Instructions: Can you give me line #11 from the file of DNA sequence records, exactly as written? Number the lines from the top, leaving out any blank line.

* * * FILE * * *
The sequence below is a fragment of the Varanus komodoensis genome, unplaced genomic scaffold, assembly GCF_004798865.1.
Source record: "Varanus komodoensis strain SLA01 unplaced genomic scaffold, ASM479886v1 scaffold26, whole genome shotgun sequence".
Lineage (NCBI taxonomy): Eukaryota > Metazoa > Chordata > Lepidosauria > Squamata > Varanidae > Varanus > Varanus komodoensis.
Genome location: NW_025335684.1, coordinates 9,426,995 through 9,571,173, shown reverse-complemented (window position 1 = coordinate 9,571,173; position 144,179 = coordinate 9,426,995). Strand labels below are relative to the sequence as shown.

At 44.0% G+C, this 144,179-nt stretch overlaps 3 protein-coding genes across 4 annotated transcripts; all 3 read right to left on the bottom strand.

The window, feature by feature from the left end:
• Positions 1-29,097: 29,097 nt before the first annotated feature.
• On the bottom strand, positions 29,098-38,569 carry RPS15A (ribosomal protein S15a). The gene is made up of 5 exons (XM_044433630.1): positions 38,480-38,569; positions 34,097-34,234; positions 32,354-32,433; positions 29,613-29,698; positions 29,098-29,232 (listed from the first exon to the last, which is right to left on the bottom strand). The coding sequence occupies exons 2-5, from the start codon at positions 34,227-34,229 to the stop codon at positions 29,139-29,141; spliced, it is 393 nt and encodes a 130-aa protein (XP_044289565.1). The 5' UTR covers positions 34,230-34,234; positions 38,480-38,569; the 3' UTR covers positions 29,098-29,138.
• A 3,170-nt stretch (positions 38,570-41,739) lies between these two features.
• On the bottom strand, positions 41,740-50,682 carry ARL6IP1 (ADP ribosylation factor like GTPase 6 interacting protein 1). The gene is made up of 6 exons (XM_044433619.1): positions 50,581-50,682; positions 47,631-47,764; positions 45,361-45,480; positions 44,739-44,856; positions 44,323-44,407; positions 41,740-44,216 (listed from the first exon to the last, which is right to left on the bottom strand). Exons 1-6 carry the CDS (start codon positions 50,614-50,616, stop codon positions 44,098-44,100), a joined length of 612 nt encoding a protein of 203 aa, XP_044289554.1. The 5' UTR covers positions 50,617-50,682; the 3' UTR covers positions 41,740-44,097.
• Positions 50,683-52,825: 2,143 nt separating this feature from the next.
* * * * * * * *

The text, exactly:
• Positions 50,683-52,825: 2,143 nt separating this feature from the next.